The exemption effectively removed the words 'and imminent'; from Principle 10(b) and authorises the disclosure of personal information without the consent of the individual where the person disclosing the personal information does not have or has no reasonable grounds to believe that a threat to the life or health of a person who is under 18 years of age is imminent.

Collection

Additionally, the applicant has sought an exemption in relation to NPP 10 due to service delivery events where it would place a child or young person at risk to seek consent to collect certain types of sensitive information.

Under NPP 10.1, an organisation must not collect 'sensitive information' about an individual unless the individual has consented or a listed exception applies. For the purposes of the Privacy Act, 'sensitive information' includes health information (s 6, Privacy Act).

As part of participating in the information sharing arrangements under the ISG, it may be necessary for the applicant to collect sensitive information without consent where it has been disclosed without consent. It is suggested that where it is inappropriate to seek consent to the disclosure of the personal information as to do so would place a child or young person at risk of harm, it would also be inappropriate to seek consent to the collection of this information.

It does not appear that the circumstances detailed in the application would allow the applicant to rely on any other exception to enable sensitive personal information to be collected where it has been disclosed without consent in accordance with the ISG.

 

Preliminary View

Subject to the result of this consultation, the OAIC proposes that the determination atAttachment Aand the generalising determination atAttachment Bwould be made for a period of 5 years.

The central public interest objective being served by the proposed determinations is the provision of quality human services and ultimately improved child protection outcomes.

The right to privacy is not absolute and in some circumstances, privacy rights will necessarily give way where there is a compelling public interest reason to do so. In these instances, it is necessary to ensure that the solution implemented minimises the intrusion to the fullest extent possible in the circumstances. In making the determination it is important to get the balance right between protecting individual privacy and providing effective health, safety and welfare services to all Australians.

In instances where consent has not been obtained from the individual for the sharing of their personal information, the proposed determinations would permit the disclosure and subsequent collection of the personal information in accordance with the framework for information sharing in the ISG.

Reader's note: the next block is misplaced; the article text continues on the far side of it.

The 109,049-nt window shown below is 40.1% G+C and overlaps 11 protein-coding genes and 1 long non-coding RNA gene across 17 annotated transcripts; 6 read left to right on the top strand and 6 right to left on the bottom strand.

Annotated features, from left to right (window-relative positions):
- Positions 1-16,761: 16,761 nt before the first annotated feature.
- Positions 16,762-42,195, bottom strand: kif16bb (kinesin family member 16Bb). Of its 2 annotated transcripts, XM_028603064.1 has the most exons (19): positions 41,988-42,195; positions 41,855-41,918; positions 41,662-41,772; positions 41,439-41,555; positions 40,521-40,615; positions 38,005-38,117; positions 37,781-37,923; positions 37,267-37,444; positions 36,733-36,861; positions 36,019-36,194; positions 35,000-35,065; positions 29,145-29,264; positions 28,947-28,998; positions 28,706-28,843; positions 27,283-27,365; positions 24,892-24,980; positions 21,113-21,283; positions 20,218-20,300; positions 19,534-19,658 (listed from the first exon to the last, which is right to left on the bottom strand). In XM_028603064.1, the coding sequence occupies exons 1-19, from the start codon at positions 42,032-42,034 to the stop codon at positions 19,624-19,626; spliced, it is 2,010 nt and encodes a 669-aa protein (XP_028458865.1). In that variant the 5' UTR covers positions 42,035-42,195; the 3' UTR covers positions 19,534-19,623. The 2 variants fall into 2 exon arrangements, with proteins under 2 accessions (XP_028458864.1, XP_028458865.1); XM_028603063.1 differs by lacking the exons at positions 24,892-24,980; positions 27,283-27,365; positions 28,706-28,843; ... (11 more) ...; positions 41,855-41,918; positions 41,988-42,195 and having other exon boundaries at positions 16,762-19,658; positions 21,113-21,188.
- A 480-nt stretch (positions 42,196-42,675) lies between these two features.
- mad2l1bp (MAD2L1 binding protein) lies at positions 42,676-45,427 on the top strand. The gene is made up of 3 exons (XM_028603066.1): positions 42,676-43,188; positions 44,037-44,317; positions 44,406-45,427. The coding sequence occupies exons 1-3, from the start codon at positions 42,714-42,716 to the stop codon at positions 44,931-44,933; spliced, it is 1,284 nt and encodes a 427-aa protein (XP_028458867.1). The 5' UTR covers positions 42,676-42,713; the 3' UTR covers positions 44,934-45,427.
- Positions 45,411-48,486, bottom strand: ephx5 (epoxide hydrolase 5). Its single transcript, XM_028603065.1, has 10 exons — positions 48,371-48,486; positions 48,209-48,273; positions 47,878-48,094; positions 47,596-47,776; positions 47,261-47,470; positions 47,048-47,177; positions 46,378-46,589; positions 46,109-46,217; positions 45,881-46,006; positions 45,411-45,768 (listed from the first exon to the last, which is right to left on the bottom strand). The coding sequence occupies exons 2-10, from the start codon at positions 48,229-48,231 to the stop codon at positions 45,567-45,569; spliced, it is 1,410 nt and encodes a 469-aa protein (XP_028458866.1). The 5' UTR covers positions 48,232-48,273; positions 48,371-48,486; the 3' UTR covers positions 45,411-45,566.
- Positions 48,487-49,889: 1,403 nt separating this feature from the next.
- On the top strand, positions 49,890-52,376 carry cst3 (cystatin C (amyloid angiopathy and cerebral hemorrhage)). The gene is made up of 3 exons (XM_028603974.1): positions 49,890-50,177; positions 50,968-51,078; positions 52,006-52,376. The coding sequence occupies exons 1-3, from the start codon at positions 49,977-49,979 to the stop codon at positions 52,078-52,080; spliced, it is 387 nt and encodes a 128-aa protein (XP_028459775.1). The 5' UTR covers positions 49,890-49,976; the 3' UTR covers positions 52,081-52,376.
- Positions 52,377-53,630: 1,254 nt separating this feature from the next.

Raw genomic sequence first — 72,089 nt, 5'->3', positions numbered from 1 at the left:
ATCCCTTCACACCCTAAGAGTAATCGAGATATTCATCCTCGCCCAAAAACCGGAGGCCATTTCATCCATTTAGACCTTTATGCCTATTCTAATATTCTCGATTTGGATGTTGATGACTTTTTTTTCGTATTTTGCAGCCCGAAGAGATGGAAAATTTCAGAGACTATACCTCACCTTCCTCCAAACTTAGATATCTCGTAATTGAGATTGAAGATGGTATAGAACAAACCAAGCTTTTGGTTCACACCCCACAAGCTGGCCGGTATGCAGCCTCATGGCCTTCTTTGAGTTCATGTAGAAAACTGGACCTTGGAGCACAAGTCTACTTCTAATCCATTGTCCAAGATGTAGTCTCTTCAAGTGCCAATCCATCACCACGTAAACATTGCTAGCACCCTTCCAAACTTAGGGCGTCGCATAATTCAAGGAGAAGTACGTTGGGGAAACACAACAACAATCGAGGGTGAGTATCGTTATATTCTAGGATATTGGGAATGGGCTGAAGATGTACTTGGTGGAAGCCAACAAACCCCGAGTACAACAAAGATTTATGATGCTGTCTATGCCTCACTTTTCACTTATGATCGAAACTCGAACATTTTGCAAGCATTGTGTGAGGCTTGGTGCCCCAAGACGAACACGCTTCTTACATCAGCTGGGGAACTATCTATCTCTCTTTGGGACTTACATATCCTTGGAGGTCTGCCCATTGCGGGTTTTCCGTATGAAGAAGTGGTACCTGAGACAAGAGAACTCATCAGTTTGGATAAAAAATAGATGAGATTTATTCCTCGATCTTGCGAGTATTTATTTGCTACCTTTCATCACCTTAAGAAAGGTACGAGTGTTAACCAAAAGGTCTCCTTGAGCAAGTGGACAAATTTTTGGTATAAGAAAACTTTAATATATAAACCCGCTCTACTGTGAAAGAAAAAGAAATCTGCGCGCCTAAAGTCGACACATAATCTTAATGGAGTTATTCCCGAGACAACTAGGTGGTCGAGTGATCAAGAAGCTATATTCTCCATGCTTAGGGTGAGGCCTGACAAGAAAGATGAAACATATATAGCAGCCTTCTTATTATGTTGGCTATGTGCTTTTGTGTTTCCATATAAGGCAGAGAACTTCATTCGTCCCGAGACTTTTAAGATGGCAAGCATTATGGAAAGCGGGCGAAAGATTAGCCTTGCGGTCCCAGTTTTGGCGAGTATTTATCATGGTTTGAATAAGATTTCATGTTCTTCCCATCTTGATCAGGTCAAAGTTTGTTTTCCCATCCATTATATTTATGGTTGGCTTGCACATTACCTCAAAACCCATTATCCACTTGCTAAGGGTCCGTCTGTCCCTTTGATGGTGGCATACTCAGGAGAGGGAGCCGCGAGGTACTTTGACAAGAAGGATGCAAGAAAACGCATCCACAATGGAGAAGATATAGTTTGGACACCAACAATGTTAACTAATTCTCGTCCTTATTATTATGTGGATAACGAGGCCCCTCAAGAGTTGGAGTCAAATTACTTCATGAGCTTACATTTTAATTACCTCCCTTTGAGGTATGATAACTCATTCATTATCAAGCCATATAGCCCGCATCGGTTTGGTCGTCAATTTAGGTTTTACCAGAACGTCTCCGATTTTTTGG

In making the disclosure the applicant must reasonably believe that disclosure is necessary to lessen or prevent a serious threat to the life, health or safety of a child or young person up to the age of 18 years. The applicant will need to have reasonable grounds for its belief that the disclosure is necessary and that the threat is "serious" according to the ordinary meaning of the word and in the context of any vulnerabilities of the individual concerned.

In all other respects the privacy protection standards in the NPPs will continue to apply. In particular, regarding the collection of personal information, NPP 1.1 provides that an organisation 'must not collect personal information unless the information is necessary for one or more of its functions or activities'. Further, NPP 3 provides that an 'organisation must take reasonable steps to make sure that the personal information it collects, uses or discloses is accurate, complete and up-to-date'.

Security of personal information is an important element of privacy practice. NPP 4.1 provides thatan organisation 'must take reasonable steps to protect the personal information it holds from misuse and loss and from unauthorised access, modification or disclosure'.

Submissions

The Australian Privacy Commissioner invites your comments on the issues raised by the application and the scope and nature of the draft determination.

The Australian Privacy Commissioner strongly supports initiatives that aim to protect those experiencing serious threats to their life health or safety and to better support those adversely affected by these circumstances. However, the sensitivity of personal information related to these matters and the potential for an individual to be stigmatised, embarrassed or discriminated against as a result of the disclosure or inappropriate sharing of this information is also recognised. The challenge is to ensure that initiatives contain appropriate privacy safeguards regarding the handling of an individual's personal information, while enabling the necessary information sharing to provide strong protection against harm.

Submissions could usefully address these matters, including:

  • the potential for the proposed act or practice to harm the interests of individuals
  • the extent to which the proposed act or practice is inconsistent with an individual's reasonable expectation of privacy
  • the nature of the public interest objectives served by the proposed interference with privacy
  • the need to balance the competing interests contained in s29 of the Privacy Act and
  • the impact on the public interest if the proposed act or practice is not permitted.

The Australian Privacy Commissioner would also welcome comments on the appropriateness of making a determination that gives general effect to the PID. That is, to allow other organisations that have implemented and complied with the ISG to perform the permitted act or practice in the same circumstances as the applicant.